There was an old American TV show called "Laugh In" that used spoof imagery of a Nazi on a tiny tricycle as humor, and this was in the late 60's - early 70's. The film and play "The Producers" used a similar Nazi spoof humor. It was intended as farce.
Cultural ignorance thing sounds quite likely to me... my students at Mahidol university hadn't the faintest idea where Germany (or any other European country) was on the map. However cultural ignorance isn't confined to Thailand. How many people in the West know that the swastika symbol wasn't invented by the nazis?
I've a hunch that the Thais are aware of the Buddhist significance but know very little about what Hitler did during the second world war.
Strangely I was taught in my high school social studies class the origins of the Swastika. It makes for interesting conversation, but it's not really germain in the interpretation of the Nazi movement. There are big things - WW II, facism and communism - and then there are little things - religious symobology, it's origins and interpretations. I'm pretty sure that the Nazi movement and it's impact falls under big things that all schools should address, and the origins of the swastika falls under little things that some niche educational background would find important. Everyone will never know everything about everything, and schools have to pick and choose what to educate. In this sense, the criticism of the Thai educational system is valid. BUT, this particular event is not something to be getting in a twist about. I wonder in the west if a group of kids came to school for Halloween day dressed as Mao and Maoist how many people would be upset by that despite the fact that that is equally offensive? Or if in Germany for Fasching? The Nazi movement didn't really effect the Thais (they had the Imperial Japanese to deal with at the time) so it's not surprising they are not overly sensitive to it.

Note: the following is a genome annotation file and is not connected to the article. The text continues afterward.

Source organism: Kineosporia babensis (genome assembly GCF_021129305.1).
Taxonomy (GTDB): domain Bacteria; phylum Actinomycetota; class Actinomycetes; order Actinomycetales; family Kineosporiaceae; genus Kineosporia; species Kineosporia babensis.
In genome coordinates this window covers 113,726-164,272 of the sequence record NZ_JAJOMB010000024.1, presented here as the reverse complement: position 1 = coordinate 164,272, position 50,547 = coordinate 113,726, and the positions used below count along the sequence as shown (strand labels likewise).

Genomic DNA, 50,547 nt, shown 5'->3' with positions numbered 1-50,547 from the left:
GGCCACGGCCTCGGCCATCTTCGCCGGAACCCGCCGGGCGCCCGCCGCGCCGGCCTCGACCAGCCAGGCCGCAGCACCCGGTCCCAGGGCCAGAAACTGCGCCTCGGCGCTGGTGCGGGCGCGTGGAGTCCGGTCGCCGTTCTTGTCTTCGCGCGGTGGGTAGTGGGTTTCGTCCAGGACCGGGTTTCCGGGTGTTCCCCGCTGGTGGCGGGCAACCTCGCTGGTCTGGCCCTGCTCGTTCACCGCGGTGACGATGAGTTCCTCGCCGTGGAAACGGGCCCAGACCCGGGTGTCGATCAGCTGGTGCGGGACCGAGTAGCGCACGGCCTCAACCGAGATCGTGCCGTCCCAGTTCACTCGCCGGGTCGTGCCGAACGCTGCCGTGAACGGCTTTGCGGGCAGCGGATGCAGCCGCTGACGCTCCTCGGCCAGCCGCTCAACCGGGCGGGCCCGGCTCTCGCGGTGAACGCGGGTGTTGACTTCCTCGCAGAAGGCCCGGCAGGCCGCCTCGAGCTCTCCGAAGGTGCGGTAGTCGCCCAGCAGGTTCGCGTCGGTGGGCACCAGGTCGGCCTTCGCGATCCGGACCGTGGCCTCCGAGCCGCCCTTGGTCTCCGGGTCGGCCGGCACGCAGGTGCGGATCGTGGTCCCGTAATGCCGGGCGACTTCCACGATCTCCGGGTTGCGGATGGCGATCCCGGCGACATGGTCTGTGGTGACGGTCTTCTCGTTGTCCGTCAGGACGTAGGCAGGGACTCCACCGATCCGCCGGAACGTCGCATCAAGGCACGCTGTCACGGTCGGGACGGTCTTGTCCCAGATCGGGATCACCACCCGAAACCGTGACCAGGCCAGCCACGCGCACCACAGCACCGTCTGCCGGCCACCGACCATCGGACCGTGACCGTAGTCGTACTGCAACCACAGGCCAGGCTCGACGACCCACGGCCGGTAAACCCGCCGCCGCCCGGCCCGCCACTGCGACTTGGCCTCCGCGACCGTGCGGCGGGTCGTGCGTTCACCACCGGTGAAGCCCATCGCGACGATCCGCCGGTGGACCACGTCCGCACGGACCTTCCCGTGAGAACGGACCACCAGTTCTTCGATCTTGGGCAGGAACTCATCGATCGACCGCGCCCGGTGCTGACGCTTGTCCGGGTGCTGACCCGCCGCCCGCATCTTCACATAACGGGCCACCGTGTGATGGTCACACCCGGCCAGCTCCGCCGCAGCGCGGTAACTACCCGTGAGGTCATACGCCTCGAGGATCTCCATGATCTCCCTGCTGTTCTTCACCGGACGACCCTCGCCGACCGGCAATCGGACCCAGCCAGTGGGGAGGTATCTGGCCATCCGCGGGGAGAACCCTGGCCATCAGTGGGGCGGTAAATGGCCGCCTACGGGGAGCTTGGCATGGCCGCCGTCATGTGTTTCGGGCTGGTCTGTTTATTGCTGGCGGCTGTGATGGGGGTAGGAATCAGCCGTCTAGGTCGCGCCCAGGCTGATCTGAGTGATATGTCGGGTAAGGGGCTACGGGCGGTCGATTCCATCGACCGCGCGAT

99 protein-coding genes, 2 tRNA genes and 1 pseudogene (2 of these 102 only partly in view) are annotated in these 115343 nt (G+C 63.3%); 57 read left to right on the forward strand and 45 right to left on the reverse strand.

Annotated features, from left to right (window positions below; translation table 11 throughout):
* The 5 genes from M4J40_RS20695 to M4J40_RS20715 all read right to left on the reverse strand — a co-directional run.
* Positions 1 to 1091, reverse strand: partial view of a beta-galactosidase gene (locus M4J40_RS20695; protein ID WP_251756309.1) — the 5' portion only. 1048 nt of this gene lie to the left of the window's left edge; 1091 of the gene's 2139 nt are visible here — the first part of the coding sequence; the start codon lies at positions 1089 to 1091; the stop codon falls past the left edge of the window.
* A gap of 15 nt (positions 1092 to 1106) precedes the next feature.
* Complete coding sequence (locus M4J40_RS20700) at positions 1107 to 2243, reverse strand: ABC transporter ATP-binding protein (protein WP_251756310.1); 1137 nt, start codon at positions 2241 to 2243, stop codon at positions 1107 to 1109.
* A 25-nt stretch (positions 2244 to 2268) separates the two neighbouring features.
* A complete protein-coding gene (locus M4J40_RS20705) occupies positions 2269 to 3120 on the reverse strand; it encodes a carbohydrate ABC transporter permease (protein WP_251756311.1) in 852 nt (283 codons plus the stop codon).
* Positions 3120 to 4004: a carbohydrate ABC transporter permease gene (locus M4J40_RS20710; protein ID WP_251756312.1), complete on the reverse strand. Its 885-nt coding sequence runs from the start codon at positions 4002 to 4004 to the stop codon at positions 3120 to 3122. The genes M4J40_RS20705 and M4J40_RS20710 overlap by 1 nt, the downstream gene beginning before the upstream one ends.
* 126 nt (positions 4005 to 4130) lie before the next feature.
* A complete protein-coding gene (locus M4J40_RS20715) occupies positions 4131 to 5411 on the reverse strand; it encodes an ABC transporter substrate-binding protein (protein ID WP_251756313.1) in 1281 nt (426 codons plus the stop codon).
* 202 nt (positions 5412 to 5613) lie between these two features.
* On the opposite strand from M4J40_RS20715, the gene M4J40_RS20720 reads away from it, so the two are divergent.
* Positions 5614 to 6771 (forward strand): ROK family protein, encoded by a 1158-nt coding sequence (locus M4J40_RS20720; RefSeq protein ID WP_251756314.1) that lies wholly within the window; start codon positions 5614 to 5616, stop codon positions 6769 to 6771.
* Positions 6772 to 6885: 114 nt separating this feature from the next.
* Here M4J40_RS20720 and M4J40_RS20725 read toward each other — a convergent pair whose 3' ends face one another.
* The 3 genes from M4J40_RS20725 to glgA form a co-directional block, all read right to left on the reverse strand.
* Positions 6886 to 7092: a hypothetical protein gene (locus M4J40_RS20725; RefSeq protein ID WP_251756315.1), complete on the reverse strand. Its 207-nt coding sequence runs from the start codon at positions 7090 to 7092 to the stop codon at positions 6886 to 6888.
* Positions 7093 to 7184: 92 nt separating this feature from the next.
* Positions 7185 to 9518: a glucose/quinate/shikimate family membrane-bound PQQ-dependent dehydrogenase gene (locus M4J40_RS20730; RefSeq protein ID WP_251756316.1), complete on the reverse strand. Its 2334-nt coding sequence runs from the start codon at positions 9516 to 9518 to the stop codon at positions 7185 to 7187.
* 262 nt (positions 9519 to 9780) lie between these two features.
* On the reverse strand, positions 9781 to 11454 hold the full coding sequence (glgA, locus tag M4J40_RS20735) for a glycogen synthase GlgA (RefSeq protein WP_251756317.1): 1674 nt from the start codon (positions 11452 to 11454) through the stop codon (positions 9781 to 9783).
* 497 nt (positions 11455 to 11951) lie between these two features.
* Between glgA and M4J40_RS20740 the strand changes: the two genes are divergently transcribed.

I wasn't interpreting the nazi movement. Just commenting on the fact that every single photo in the link Tilapia posted has swastikas in it. Was just wondering what the children (and teachers) thought the significance of this symbol was. Charlie Chaplin and hello kitty next year.
I always pegged you as an American, and now you tell me you left Europe! Funny that.
Yes, of course I'm not serious, but someone could have mentioned something.
Kids playing dress up is okay, bit of fun, but a bit of consideration goes a long way.
My main point is that I think we should ALL learn World History so we all do not repeat mistakes of the past.
#11 bedu has been a member since 27/1/2007. Posts: 58
"Charlie Chaplin and hello kitty next year."
Indeed SBE, indeed. And Hello Kitty will be about as meaningful to those kids - which is both bad and good.
I am an American, but I left the US in 1985 and with the exception of a short two plus year stint I have stayed outside the US ever since. I lived for 18 years or so in Germany and another in Bosnia as well as some time in the Middle East and Africa. My son is German and I speak / read German and I suppose while I certainly have that American libertarian outlook on things, my other cultural outlooks have been strongly influenced by my time in both Germany and Africa.